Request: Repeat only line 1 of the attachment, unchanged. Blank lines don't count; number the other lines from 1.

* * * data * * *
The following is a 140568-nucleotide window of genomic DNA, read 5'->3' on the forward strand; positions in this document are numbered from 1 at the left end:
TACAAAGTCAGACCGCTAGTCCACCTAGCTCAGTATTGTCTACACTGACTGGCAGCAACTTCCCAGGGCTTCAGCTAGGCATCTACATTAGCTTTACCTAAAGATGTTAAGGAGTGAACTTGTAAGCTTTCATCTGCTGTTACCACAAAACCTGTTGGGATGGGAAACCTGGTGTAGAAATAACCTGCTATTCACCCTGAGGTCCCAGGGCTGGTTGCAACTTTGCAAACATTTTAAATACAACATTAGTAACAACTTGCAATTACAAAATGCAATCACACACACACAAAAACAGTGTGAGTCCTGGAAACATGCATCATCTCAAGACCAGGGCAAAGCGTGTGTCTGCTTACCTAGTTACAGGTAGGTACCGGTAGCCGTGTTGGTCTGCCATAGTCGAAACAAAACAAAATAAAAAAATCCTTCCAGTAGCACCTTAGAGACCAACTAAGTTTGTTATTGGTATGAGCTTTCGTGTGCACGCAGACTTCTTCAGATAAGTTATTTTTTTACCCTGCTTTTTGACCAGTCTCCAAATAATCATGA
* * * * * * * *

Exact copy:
The following is a 140568-nucleotide window of genomic DNA, read 5'->3' on the forward strand; positions in this document are numbered from 1 at the left end: